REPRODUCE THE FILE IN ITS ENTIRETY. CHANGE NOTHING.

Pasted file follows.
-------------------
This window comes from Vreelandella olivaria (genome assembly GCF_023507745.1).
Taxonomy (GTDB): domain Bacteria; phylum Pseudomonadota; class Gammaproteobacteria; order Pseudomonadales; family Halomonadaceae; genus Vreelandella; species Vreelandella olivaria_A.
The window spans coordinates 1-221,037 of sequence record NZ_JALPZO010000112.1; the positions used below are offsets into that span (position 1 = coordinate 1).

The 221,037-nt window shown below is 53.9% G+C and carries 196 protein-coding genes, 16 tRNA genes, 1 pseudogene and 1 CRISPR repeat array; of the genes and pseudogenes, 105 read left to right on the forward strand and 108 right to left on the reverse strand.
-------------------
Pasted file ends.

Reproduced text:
This window comes from Vreelandella olivaria (genome assembly GCF_023507745.1).
Taxonomy (GTDB): domain Bacteria; phylum Pseudomonadota; class Gammaproteobacteria; order Pseudomonadales; family Halomonadaceae; genus Vreelandella; species Vreelandella olivaria_A.
The window spans coordinates 1-221,037 of sequence record NZ_JALPZO010000112.1; the positions used below are offsets into that span (position 1 = coordinate 1).

The 221,037-nt window shown below is 53.9% G+C and carries 196 protein-coding genes, 16 tRNA genes, 1 pseudogene and 1 CRISPR repeat array; of the genes and pseudogenes, 105 read left to right on the forward strand and 108 right to left on the reverse strand.